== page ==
Blockchain technology helping refugees - Blockchain technology could help millions of refugees by solving critical problems, such as documentation, hunger, and obtaining work. When refugees leave their homes, they are often forced to do so quickly. This means that many of them leave behind important documents that could help them start a new life in a new country, such as passports, marriage licenses, and birth certificates. Identities on the blockchain are time-stamped and public, making it easier for refugees to obtain digital ID documents, which other governments could use to verify their identity.

Bitnation, the world’s first decentralised borderless voluntary nation, started in July 2014 and hosted the world’s first blockchain marriage, birth certificate, refugee emergency ID, World Citizenship, DBVN Constitution and more. The website proof-of-concept, including the blockchain ID and Public Notary, is used by tens of thousands of Bitnation Citizens and embassies around the world. In 2015 Bitnation registered the first refugees on the blockchain with a decentralized project called Refugee Emergency Response (BRER) to help resolve the current refugee crisis in Europe by registering undocumented individuals on the blockchain.

Blockchain technology to help feed the hungry - Mismanagement of refugee funds is an increasing problem when international organizations distribute aid. The World Food Program is taking steps to utilize blockchain technology to provide effective, efficient assistance to the people in most need. With its Building Blocks pilot, WFP is trialing blockchain technology as a means of making cash transfers more efficient, transparent and secure. For refugees living in camps, Building Blocks has integrated with the existing biometric authentication technology developed by IrisGuard allowing refugees to identify themselves with the blink of an eye.

Cash transfers, through vouchers or prepaid debit cards, allow those in need to purchase their own food locally and are an effective way to empower them to make their own purchasing decisions to relieve hunger.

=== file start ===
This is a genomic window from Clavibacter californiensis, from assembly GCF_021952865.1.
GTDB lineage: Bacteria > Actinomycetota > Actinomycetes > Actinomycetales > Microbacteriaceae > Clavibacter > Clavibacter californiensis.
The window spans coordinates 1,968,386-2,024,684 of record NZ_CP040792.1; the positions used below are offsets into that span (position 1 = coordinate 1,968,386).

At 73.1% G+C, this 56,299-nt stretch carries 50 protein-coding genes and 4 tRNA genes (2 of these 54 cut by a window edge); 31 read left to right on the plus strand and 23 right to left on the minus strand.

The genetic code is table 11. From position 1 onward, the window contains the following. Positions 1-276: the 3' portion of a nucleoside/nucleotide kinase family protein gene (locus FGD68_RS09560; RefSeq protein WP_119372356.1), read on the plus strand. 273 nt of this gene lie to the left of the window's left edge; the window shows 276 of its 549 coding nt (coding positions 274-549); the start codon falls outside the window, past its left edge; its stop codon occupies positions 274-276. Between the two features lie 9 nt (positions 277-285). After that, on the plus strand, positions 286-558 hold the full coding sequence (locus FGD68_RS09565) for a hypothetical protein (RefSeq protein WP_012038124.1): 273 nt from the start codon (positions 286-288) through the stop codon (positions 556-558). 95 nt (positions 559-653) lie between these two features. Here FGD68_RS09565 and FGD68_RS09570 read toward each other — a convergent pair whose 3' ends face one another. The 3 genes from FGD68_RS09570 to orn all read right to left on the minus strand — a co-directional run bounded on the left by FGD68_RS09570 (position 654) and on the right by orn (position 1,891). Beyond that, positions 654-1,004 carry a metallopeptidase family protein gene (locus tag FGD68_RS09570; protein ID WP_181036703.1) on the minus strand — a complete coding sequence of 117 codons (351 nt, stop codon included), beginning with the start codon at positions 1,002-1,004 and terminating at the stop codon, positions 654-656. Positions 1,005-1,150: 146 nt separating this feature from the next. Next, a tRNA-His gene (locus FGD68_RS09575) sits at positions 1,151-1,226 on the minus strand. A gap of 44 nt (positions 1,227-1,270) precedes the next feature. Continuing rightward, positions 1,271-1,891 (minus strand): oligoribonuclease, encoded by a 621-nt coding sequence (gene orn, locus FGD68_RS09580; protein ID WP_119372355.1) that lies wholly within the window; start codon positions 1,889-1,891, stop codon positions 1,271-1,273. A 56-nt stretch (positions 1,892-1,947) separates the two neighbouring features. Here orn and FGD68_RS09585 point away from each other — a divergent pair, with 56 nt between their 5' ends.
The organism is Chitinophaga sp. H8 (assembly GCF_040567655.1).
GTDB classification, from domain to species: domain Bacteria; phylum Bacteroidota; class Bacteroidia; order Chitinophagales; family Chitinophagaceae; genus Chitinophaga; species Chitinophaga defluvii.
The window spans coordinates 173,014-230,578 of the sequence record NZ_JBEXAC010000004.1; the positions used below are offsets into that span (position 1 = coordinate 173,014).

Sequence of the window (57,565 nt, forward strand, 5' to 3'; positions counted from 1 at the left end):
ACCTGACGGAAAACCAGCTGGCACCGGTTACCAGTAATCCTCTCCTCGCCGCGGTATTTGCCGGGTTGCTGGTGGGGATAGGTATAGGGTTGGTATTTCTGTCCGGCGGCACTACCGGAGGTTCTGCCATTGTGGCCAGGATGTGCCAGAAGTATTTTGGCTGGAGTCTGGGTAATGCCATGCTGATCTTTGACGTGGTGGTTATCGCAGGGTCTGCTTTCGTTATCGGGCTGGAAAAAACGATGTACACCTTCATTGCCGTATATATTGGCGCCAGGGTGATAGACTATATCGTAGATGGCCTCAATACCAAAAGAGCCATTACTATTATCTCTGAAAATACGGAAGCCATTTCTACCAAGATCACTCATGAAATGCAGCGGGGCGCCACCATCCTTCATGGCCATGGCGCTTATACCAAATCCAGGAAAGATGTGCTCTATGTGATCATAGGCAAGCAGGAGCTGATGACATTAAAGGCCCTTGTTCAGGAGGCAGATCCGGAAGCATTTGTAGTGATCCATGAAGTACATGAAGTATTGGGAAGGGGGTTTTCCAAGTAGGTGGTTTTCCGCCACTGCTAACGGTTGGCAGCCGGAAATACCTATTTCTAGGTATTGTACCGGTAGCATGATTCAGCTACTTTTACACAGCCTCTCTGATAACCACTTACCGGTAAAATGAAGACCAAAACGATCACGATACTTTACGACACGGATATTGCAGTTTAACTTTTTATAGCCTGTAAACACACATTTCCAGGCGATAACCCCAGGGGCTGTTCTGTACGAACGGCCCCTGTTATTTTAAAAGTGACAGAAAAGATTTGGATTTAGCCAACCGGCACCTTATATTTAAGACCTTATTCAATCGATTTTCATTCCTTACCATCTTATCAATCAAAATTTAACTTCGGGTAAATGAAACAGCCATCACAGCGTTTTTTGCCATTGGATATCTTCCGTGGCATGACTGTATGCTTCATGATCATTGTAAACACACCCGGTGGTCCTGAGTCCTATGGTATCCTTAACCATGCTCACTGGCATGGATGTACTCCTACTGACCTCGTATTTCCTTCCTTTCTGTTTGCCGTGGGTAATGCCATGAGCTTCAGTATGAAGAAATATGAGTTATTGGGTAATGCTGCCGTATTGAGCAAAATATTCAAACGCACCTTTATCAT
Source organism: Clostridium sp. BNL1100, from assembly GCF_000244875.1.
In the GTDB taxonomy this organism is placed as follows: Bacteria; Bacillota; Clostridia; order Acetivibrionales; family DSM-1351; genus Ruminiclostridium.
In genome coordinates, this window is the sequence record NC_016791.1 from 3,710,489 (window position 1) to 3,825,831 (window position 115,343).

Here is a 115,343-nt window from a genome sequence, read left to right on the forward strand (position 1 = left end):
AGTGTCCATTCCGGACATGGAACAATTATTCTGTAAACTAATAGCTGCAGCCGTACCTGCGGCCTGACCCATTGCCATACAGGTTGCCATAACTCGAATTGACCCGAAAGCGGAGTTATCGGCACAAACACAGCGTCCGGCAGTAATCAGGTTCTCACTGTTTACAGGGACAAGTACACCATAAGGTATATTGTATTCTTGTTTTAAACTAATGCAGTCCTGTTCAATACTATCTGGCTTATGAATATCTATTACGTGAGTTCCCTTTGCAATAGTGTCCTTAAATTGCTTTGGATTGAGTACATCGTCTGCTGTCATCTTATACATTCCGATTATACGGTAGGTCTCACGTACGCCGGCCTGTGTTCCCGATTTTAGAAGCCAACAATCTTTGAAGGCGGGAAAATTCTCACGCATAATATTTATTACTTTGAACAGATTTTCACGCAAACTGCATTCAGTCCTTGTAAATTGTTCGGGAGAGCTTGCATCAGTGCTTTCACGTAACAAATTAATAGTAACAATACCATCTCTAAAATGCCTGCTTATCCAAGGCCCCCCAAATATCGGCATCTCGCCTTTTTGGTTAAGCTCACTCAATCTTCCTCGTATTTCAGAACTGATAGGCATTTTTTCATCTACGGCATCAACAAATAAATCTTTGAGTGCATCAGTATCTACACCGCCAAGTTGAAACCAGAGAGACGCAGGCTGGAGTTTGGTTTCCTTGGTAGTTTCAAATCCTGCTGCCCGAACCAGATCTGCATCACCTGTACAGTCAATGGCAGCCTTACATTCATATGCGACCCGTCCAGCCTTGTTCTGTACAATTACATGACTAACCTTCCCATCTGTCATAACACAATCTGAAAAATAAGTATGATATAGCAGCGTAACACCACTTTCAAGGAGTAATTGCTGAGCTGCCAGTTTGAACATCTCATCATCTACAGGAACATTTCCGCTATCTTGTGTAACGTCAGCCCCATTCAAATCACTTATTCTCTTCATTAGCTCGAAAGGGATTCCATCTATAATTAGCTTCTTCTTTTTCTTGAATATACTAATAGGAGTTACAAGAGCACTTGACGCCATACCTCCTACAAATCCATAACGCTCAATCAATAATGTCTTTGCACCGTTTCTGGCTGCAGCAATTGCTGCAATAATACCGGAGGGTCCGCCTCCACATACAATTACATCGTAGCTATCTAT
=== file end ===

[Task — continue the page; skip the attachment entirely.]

As of January 2018, more than 100,000 refugees residing in camps have redeem their WFP-provided assistance through this blockchain-based system.


At the beginning of 2018 the World Wildlife Fund and its partners introduced revolutionary blockchain technology to the Pacific Islands’ tuna industry, the first of its kind for this region, to help stamp out illegal fishing and human rights abuses.

“Bait-to-plate transparency using the blockchain will mean there is no place to hide for illegal, unregulated and unreported fishing or those operators who use slave labour or impose horrific conditions.”
– WWF-Australia CEO, Dermot O’Gorman

Blockchain technology allows large buyers (like Walmart) to know whether their fish is being ethically harvested, and even allows consumers to verify where their food is actually coming from, and under what conditions.

There are a lot of great projects coming out of the cryptocurrency/blockchain space and hopefully with regulation taking hold the good projects will get a lot more attention as the bad apples get forced out of the space.

Any significant advance in mankind’s evolutionary progress has always been enabled by technology. Fire allowed our species to massively grow our brains with the newly available nutrients available from cooked food. The Personal Computer empowered a union between the average citizen and computing power, and now the Blockchain enables a trustless recording of most kinds of human exchange, including the nexus of Aggregated Data and Artificial intelligence, in a Decentralized meritocracy where skills and ideas are valued; gender, nationality, religion, color, and socioeconomic status are becoming irrelevant.

“The genesis of the company where I am a co-founder, CodingFly, was to create a solution for IT Developers who would often not receive payment for their work or have a right to protection for their own Intellectual Property. This is easily remedied with Smart Contract triggers and it is an especially ideal use case for Blockchain Technology. There are indeed many of these, from MicroFinance fulfillment to a Blockchain Cinema company rewarding documentary viewers’ existing behavior with Tokens that can then be donated to groups working on solutions to problems highlighted in the movie, the Blockchain revolution is replete with the tools and vibrant minds committed to making the world a better place. We global citizens who consume government services in concert with private sector goods and services will need to now decide through our consumptive behavior how our data is used and governed to ensure a safe, egalitarian future.”      Randy McGuire, Co-founder CodingFly

Audrey Nesbitt